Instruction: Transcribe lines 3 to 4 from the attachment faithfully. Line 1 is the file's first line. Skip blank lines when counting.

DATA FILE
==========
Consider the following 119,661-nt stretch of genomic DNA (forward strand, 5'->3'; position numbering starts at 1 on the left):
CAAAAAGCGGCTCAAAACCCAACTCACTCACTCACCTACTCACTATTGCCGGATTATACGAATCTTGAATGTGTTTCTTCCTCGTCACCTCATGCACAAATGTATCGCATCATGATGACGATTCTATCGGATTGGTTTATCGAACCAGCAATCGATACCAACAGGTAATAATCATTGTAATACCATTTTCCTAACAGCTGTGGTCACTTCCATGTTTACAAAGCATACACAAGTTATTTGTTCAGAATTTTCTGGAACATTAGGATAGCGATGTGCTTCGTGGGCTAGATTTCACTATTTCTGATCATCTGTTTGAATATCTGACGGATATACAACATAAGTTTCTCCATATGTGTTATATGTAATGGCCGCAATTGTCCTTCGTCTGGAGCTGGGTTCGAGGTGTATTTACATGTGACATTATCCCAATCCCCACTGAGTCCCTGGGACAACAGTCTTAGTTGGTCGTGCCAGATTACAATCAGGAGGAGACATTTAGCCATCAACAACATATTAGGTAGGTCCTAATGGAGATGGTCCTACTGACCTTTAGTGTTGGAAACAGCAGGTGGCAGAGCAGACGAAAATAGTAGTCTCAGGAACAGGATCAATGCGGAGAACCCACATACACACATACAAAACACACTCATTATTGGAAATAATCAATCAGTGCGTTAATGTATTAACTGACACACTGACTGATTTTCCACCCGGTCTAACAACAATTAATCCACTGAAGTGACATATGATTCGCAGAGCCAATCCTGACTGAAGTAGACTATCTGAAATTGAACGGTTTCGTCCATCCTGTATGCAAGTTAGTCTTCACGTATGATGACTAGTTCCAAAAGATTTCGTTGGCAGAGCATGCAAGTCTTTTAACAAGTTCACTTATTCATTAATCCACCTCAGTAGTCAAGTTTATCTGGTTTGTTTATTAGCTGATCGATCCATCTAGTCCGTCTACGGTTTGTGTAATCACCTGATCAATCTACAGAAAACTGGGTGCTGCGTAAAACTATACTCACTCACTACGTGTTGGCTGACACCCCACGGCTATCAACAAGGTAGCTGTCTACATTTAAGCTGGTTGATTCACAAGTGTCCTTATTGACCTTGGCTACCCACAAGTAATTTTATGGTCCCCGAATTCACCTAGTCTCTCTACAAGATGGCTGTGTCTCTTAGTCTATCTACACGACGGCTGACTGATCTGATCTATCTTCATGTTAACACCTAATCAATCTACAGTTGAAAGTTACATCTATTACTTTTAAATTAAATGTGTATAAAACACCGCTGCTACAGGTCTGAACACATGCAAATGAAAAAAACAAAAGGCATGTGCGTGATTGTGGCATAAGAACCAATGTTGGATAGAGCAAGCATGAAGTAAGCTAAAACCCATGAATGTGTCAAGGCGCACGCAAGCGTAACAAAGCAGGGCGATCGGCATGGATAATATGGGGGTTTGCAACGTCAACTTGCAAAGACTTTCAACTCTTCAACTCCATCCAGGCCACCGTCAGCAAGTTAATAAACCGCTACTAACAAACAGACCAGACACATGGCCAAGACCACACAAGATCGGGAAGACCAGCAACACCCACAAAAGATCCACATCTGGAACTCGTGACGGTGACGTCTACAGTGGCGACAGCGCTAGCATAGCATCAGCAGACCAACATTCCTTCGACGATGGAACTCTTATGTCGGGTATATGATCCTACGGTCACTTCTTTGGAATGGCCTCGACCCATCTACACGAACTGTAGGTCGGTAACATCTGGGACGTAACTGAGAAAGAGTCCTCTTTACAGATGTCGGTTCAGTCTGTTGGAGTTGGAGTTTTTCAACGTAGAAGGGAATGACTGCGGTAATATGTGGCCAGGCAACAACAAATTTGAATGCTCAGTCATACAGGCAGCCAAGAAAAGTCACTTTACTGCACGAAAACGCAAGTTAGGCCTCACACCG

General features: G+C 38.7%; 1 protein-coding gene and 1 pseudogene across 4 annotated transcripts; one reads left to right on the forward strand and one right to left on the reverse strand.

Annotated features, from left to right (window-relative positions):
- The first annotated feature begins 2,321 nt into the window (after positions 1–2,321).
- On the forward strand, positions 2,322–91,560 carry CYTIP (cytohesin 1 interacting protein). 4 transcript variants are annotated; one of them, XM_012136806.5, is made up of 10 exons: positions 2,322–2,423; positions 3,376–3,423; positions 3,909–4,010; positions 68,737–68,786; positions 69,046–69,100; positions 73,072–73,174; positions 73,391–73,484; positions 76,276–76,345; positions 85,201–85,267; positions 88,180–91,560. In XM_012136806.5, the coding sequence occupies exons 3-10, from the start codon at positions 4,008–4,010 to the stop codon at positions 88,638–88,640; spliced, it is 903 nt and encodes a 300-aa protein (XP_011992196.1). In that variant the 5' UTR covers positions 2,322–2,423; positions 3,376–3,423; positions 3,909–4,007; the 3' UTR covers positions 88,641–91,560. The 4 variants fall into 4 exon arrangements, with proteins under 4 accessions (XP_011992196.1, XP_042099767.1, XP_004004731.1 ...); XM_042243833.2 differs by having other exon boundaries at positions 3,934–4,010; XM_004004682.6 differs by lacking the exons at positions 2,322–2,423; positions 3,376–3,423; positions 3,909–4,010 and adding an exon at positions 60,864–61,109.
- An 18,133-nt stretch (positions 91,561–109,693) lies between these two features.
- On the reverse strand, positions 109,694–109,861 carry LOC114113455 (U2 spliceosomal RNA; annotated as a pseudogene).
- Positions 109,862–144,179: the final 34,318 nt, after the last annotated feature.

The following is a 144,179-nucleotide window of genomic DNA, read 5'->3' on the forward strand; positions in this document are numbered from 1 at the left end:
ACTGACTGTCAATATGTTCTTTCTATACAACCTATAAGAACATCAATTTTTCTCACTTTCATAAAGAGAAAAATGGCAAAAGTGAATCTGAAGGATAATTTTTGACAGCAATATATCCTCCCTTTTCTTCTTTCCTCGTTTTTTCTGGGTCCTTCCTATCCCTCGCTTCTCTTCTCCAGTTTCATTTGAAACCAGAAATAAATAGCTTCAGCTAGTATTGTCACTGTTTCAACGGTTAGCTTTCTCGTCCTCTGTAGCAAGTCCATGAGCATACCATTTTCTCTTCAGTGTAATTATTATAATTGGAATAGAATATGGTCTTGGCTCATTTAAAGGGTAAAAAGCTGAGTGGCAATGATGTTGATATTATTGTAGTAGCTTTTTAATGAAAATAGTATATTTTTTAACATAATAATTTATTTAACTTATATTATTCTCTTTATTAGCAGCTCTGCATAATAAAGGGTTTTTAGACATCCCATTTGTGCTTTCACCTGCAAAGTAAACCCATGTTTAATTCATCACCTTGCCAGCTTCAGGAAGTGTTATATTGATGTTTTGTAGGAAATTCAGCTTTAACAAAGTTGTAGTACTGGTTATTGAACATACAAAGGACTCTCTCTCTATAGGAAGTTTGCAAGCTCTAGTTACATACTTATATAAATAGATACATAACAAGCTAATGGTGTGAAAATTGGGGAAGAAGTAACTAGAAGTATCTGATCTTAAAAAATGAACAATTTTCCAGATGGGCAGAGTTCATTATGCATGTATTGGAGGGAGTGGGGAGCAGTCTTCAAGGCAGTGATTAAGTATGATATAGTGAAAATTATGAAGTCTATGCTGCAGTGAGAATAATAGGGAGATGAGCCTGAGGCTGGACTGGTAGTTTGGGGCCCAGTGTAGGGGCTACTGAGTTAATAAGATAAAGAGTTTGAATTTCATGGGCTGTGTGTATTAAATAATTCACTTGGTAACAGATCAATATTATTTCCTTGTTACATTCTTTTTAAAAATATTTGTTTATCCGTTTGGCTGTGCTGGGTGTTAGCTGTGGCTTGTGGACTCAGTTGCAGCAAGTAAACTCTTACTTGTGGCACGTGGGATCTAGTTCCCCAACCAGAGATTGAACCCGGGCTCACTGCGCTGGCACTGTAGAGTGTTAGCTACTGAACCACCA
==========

General features: G+C 38.7%; 1 protein-coding gene and 1 pseudogene across 4 annotated transcripts; one reads left to right on the forward strand and one right to left on the reverse strand.

Annotated features, from left to right (window-relative positions):